17 February 2020
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EPDs for sustainability specialists

Assessing the environmental impacts that are associated with the manufacture and use of construction materials, over their life cycle, has been of interest to the construction industry since the early 1990s.

edps for sus MAIN

 

Assessing the environmental impacts that are associated with the manufacture and use of construction materials, over their life cycle, has been of interest to the construction industry since the early 1990s. This was largely driven by property owners who had become increasingly aware of environmental issues and recognised the important connection with buildings.

In order to respond to the growing interest from building owners and specifiers, organisations started to provide environmental data associated with the manufacture of construction products. An early example of this, in the UK, was the Green Guide to Specification, which contained environmental profiles for a range of different construction materials. This provided ratings for different products based upon a life cycle assessment (LCA).

LCA was recognised as the best tool for assessing the environmental impacts of products because it not only took into account the impacts associated with manufacture of the product but also considered the complete supply chain from raw material extraction through to installation, as well as maintenance and finally impacts associated with end-of-life; including aspects such as recycling or reuse.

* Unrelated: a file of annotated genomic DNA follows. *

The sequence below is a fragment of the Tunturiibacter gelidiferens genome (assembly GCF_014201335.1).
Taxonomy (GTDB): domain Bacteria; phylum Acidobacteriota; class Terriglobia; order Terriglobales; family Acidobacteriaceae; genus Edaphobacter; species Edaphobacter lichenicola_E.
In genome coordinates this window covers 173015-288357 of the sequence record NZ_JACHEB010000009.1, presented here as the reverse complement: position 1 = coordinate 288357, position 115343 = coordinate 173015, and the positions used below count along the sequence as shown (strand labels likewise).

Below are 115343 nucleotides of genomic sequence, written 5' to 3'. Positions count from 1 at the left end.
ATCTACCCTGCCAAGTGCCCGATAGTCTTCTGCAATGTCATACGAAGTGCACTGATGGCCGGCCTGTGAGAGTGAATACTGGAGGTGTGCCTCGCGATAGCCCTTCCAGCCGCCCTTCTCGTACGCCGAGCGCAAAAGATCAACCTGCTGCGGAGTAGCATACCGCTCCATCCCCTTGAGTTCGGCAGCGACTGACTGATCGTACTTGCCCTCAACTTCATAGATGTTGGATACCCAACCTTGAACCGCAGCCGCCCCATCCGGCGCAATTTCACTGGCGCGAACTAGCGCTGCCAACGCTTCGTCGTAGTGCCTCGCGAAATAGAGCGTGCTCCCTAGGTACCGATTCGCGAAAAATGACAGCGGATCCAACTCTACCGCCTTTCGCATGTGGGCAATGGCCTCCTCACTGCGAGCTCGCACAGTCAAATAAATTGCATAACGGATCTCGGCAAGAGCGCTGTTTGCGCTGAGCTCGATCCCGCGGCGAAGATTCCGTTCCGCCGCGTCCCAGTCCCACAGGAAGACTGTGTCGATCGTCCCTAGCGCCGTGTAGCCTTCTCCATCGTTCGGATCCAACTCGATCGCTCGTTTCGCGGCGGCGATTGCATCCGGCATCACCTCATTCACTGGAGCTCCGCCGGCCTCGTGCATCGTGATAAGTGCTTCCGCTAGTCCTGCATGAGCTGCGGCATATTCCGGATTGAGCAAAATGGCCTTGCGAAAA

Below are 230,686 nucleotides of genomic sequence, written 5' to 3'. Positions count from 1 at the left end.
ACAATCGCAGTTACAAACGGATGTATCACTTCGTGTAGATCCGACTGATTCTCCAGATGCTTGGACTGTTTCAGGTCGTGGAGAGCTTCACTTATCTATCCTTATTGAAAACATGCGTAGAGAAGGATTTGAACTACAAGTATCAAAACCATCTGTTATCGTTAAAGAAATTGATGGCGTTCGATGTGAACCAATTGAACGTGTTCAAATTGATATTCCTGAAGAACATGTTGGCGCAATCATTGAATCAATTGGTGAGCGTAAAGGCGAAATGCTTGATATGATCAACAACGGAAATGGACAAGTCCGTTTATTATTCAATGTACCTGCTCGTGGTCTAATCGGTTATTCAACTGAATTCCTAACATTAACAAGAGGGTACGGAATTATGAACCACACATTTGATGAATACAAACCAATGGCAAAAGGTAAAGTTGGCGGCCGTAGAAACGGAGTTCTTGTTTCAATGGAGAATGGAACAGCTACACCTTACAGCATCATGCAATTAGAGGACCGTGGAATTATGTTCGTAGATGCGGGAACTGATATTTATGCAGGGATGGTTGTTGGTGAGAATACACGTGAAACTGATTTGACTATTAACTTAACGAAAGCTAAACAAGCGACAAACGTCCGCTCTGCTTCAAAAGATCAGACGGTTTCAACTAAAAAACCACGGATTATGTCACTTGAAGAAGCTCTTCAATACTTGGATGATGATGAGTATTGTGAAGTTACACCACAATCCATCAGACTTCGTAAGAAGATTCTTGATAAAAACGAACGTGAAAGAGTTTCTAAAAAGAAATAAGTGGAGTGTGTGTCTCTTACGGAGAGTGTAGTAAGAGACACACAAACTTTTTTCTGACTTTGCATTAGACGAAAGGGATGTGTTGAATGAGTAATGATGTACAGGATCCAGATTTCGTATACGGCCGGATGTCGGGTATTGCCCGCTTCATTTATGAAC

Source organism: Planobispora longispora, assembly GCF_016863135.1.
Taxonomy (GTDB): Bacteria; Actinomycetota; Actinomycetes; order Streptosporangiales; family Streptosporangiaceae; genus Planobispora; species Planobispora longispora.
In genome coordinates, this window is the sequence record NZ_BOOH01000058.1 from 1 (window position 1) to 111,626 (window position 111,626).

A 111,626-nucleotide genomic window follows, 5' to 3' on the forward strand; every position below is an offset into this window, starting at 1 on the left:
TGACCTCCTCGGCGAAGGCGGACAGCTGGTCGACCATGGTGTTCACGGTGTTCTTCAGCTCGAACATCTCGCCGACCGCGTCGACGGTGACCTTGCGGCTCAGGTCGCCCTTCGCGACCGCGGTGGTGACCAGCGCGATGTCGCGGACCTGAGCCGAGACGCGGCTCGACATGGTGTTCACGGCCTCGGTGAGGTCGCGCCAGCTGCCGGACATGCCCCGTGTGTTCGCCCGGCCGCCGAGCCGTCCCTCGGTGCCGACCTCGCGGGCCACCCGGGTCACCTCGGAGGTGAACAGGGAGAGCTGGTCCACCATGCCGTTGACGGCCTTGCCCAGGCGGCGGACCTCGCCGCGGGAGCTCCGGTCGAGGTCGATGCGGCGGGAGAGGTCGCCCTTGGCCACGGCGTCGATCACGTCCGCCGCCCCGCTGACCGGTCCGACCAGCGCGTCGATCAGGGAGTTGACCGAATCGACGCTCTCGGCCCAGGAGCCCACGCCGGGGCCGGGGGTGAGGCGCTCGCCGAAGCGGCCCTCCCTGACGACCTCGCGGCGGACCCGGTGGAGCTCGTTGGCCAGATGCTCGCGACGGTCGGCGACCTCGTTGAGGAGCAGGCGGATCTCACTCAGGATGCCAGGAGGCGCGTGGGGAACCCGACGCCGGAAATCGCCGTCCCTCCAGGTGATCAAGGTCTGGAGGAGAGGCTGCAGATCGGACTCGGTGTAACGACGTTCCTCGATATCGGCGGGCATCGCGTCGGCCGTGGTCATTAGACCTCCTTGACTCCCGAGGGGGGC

Tata Steel was an early adopter of LCA as a means of quantifying the environmental impact of construction products and produced a number of environmental declarations for steel cladding panels in 2008. The data contained in these declarations were based on an LCA study that was conducted in conformance with international standards on LCA (the ISO 14040 series of standards).

The creation of EN 15804

As interest has grown in understanding the environmental impacts of buildings, particularly with the evolution of green building assessment schemes such as LEED and BREEAM, there has been a move towards further standardisation of life cycle based methods for evaluating and declaring the environmental impacts of products. In the construction sector, it became apparent that there were significant differences between declarations, and in particular the way the information was being communicated. This led to the development of a European standard, EN 15804, which was first published in 2012 and set out the core product category rules for producing environmental product declarations for construction products. Product category rules are a key element in creating a declaration, for a certain type of product, and describe the specific requirements for creating a Type III environmental declaration, commonly known as an EPD, in accordance with ISO 14025:2006.

The benefits of module classification in EN 15804

One of the features of EN 15804 is that it classifies the different life cycle stages in terms of modules. Modules covering manufacture, installation, use and end-of-life were introduced with the intention of improving transparency through the use of a common reporting template. This made it clearer as to whether aspects relating to stages such as installation or end-of-life had been considered within the EPD. The ability to quantify the environmental benefits of recovering, recycling and reusing materials at end-of-life was also recognised as a key factor in determining life cycle environmental performance, and this was incorporated into one of the life cycle stages, which is known as Module D.

Bringing EN 15804 in line with Product Environmental Footprints (PEF)